Third-party, or nondebtor, releases have continued to attract attention from both commentators and legislators in the wake of recent cases such as Purdue Pharma LP, Boy Scouts of America and USA Gymnastics. Most recently, Senators Elizabeth Warren (D-Mass.), Dick Durbin (D-Ill.) and Richard Blumenthal (D-Conn.), and Representatives Jerrold Nadler (D-N.Y.) and Carolyn B. Maloney (D-N.Y.), have introduced the Nondebtor Release Prohibition Act of 2021 (the “NRPA”) aimed at limiting, if not prohibiting entirely, the use of third-party releases in such cases.1

If enacted, however, the NRPA would go well beyond the “limited” scope suggested by its name. Instead, the NRPA will materially affect not only the availability (or not) of third-party releases in bankruptcy, but also substantially restrict access to the bankruptcy courts for corporate debtors. In particular, the NPRA proposes to:

  • via Section 4, force the dismissal of any chapter 11 bankruptcy when the debtor engaged in a transaction that had the “foreseeable effect of separating material assets from material liabilities . . . and assigning or allocating all or a substantial portion of those liabilities to the debtor” in the 10 years prior to the bankruptcy filing;
  • severely curtail a bankruptcy court’s ability to stay or enjoin litigation against a nondebtor even if that litigation impairs a corporate debtor’s ability to reorganize; and
  • of course, effectively ban all nondebtor releases in chapter 11 bankruptcies by requiring the express written consent of each and every releasing party.

At the risk of understatement, legislation that mandates dismissal for a 10-year lookback on account of any transaction that had the “foreseeable effect” (as opposed to even a “reasonably foreseeable effect”) of separating assets from liabilities will fundamentally change corporate decision-making and bankruptcy practice. And, while the legislative process for the NRPA remains in its early stage, investors and practitioners should be keenly focused on the extent to which the NRPA proceeds through Congress in its present form.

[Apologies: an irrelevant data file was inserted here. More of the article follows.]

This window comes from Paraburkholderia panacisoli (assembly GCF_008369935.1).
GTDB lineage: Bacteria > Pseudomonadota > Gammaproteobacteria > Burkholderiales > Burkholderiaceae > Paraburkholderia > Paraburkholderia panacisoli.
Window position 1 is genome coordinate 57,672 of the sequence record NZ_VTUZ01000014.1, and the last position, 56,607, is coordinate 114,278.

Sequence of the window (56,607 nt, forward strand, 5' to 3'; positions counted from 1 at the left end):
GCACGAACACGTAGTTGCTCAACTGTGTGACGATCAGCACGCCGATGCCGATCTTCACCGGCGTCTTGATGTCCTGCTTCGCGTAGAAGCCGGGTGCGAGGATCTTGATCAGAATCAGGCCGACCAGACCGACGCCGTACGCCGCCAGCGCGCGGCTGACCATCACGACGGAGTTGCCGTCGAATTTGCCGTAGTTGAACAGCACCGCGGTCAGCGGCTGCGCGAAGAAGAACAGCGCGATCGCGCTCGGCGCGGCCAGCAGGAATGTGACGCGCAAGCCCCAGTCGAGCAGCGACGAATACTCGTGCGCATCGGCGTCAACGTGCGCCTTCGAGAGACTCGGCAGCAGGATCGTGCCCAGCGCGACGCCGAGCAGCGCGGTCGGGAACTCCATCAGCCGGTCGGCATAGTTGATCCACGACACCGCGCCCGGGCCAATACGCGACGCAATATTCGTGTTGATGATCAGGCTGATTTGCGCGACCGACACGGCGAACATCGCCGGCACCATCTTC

Third-Party Releases

Generally, a plan of reorganization governs the distribution of the assets of the bankruptcy estate and discharge of claims against the debtor. A “debtor release,” or the release of claims otherwise held by the debtor’s estate against third parties, is often (but not always) included in such plans.2 Less common and often challenged are “nondebtor” or “third party” releases, which, as the name suggests, are releases granted to persons or entities other than the debtor by third parties, including the debtor’s creditors. These third-party releases can be an effective and, indeed, necessary tool to maximize value in complex chapter 11 cases. For example, such third-party releases can facilitate and incentivize substantial contributions to the bankruptcy estate that benefit a debtor’s creditors and drive valuable settlements without the cost or delay attendant to potentially catastrophic litigation.3

Third-party releases typically come in two varieties: (i) “consensual” third-party releases, when the third party grants the release in some form or fashion by consenting or being deemed to consent, and (ii) “nonconsensual” third-party releases, when the third party grants the release regardless of whether (or not) the third party actually consents or intends to release such claims, and even when such third party expressly objects to giving the release. Federal circuit courts are split on the propriety of nonconsensual third-party releases and a court’s power to grant them,4 and recently, nonconsensual third-party releases have attracted public attention for their use in the mass tort context where express consent is impossible or at least impractical.5